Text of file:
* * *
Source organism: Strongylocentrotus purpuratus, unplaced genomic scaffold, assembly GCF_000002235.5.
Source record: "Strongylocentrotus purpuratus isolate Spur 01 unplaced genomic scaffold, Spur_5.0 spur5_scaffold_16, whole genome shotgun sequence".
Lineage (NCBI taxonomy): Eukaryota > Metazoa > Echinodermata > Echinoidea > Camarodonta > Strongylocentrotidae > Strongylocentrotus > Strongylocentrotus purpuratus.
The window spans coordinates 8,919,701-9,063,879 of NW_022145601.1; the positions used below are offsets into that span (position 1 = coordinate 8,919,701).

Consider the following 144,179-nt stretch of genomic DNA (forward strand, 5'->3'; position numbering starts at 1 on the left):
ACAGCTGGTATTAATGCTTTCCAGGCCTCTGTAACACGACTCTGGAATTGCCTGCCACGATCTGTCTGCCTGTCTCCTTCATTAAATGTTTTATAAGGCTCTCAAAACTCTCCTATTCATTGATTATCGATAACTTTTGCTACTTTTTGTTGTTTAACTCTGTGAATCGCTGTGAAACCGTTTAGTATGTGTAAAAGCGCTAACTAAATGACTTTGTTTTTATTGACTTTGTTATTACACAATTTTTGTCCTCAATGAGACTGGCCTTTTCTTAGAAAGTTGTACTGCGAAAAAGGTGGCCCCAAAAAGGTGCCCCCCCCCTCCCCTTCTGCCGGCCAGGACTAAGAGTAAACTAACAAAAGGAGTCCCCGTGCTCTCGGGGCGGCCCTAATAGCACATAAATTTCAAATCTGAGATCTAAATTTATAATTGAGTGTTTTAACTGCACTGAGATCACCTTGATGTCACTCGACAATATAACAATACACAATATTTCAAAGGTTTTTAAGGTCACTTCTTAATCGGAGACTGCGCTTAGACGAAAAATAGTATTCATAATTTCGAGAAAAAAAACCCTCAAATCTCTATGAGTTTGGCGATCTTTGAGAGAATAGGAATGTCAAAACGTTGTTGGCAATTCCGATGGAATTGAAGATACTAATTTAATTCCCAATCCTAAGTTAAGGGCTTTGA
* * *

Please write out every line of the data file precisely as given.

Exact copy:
Source organism: Strongylocentrotus purpuratus, unplaced genomic scaffold, assembly GCF_000002235.5.
Source record: "Strongylocentrotus purpuratus isolate Spur 01 unplaced genomic scaffold, Spur_5.0 spur5_scaffold_16, whole genome shotgun sequence".
Lineage (NCBI taxonomy): Eukaryota > Metazoa > Echinodermata > Echinoidea > Camarodonta > Strongylocentrotidae > Strongylocentrotus > Strongylocentrotus purpuratus.
The window spans coordinates 8,919,701-9,063,879 of NW_022145601.1; the positions used below are offsets into that span (position 1 = coordinate 8,919,701).

Consider the following 144,179-nt stretch of genomic DNA (forward strand, 5'->3'; position numbering starts at 1 on the left):
ACAGCTGGTATTAATGCTTTCCAGGCCTCTGTAACACGACTCTGGAATTGCCTGCCACGATCTGTCTGCCTGTCTCCTTCATTAAATGTTTTATAAGGCTCTCAAAACTCTCCTATTCATTGATTATCGATAACTTTTGCTACTTTTTGTTGTTTAACTCTGTGAATCGCTGTGAAACCGTTTAGTATGTGTAAAAGCGCTAACTAAATGACTTTGTTTTTATTGACTTTGTTATTACACAATTTTTGTCCTCAATGAGACTGGCCTTTTCTTAGAAAGTTGTACTGCGAAAAAGGTGGCCCCAAAAAGGTGCCCCCCCCCTCCCCTTCTGCCGGCCAGGACTAAGAGTAAACTAACAAAAGGAGTCCCCGTGCTCTCGGGGCGGCCCTAATAGCACATAAATTTCAAATCTGAGATCTAAATTTATAATTGAGTGTTTTAACTGCACTGAGATCACCTTGATGTCACTCGACAATATAACAATACACAATATTTCAAAGGTTTTTAAGGTCACTTCTTAATCGGAGACTGCGCTTAGACGAAAAATAGTATTCATAATTTCGAGAAAAAAAACCCTCAAATCTCTATGAGTTTGGCGATCTTTGAGAGAATAGGAATGTCAAAACGTTGTTGGCAATTCCGATGGAATTGAAGATACTAATTTAATTCCCAATCCTAAGTTAAGGGCTTTGA